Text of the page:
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140805 Rest Day Theory and Yogi Time Lapse

Today's grain of wisdom to roll around is the notion of a recovery day. One might think - "A recovery day from yoga?! I thought yoga was active recovery." One might not be considering all of the variables.  When a person dedicates his or herself to a "daily" practice that means daily for a LIFETIME. That is a HUGE mental burden in and of itself - physical practice aside. In order for the spirit to feel fresh and ready to receive the benefits of a daily yoga practice (or any discipline for that matter) a rest day is essential. Does that mean you lay on the couch and undo the work you have done. Not necessarily - but the occasional "treat yoself day" is sometimes just what you need - that's a completely different subject though. 

A rest day means something different to everyone but I do encourage you to examine you practice, whatever it may be, and scale back your efforts to 25% or less of what you might normally take on.  For example, yesterday I did a 15 minute meditation.  I'll spare you the time lapse its really boring.  Before bed I was feeling tight in my low back and hips so I did pigeon, cow-face pose, and seated spinal twist - maybe 10 additional minutes of yoga on top of my meditation. Just enough to keep me limber but enough extra time for a nap.  I was really tired and I need more rest than even yoga could afford me. Today's power practice just reinforced what a good idea that was. I nailed poses that are normally just beyond my ability because I'm "too tired" or my shoulders are sore...so on so forth. Today there were no excuses - just powerful, fun, refreshing vinyasa.  It felt so good.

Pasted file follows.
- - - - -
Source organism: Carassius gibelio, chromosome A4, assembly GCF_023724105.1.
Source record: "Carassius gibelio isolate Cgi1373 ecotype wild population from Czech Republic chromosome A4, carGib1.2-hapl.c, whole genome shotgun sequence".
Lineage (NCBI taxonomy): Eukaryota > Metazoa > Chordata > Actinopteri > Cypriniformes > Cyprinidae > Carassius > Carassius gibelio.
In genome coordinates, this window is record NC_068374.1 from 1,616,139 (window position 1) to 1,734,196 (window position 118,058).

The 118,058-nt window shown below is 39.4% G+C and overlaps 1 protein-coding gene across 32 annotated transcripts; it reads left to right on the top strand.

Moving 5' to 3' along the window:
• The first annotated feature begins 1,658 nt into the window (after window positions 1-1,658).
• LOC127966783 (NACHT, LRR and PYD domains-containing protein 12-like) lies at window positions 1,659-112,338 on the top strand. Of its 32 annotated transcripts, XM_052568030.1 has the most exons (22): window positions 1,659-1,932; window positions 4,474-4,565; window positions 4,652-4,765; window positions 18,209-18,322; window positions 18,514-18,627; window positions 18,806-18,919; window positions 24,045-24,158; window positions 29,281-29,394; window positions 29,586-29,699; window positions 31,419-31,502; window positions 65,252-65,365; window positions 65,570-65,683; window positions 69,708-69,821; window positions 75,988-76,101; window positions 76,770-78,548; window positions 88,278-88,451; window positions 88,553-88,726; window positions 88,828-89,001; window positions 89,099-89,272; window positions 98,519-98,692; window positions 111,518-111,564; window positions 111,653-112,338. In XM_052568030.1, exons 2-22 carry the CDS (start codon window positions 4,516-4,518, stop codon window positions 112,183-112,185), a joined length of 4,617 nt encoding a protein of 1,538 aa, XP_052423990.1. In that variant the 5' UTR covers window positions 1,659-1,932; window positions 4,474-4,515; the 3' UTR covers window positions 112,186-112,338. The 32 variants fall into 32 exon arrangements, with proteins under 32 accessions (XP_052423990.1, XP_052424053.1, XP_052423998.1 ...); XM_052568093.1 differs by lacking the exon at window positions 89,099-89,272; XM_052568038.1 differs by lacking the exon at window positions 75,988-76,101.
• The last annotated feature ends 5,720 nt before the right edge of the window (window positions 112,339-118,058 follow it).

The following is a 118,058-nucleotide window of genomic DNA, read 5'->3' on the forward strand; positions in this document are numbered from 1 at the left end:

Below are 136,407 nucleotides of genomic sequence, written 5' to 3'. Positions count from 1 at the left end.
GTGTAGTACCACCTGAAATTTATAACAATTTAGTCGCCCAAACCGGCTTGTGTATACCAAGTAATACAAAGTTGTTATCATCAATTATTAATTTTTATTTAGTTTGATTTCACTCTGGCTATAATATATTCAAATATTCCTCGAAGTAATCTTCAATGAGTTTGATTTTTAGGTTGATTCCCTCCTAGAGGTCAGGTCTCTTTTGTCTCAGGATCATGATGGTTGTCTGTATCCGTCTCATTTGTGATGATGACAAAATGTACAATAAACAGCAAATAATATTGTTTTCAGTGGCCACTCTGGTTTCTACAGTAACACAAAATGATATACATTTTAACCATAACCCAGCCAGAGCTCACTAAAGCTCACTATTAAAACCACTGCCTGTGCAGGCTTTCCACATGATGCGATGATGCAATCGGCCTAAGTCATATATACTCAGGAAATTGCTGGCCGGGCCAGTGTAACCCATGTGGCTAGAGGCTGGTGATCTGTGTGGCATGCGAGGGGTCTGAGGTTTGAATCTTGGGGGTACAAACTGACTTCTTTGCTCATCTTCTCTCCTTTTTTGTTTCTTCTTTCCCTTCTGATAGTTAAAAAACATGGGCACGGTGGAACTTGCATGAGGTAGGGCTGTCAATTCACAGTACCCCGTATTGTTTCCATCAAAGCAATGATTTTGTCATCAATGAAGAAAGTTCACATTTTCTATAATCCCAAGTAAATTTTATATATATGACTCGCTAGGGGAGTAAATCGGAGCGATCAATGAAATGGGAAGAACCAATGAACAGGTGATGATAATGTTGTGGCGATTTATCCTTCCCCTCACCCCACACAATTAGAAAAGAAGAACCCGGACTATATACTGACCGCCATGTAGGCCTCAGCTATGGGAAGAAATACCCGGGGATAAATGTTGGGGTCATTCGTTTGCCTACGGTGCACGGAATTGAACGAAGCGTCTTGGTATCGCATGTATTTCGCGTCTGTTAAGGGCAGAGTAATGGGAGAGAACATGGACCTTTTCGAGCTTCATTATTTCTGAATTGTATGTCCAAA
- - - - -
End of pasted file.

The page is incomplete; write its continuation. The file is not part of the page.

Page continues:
Just as yin yoga is a mental challenge, creating a healthy lifelong relationship with you practice can also be deceptively difficult.  Give yourself a break, enjoy one day off a week and see your practice and your gratitude for your practice take on a whole new depth.

Weekend yogic endeavors: arm balances, yin, splits

I do a lot of time lapses but I included a real-time clip of one of my yin sessions.  The hardest part of a yin session is being mentally strong enough to push past the pain incrementally until your body breaks.  Then the second hardest part is staying beyond your edge for a few breaths so that you move the edge back just a little bit at a time.  Check out how long it takes me to get into my fullest forward fold in the second video.

The Part-time Job Times: Lessons Learned

The Part-time Job Times: Lessons Learned

I always knew I wasn't cut out for the legal realm but leaving my job as the researcher for a prestigious firm has created moments of intense learning.

Losing the Yoga Studio and Moving: The Effects on My Practice and Yours

Losing the Yoga Studio and Moving: The Effects on My Practice and Yours

When the going gets stuff and the tough threatens your very home, do yoga.  Flow with your yoga and learn to ride the eddies and drifts that might otherwise sink you.  Congruence Yoga is moving onward and upward :)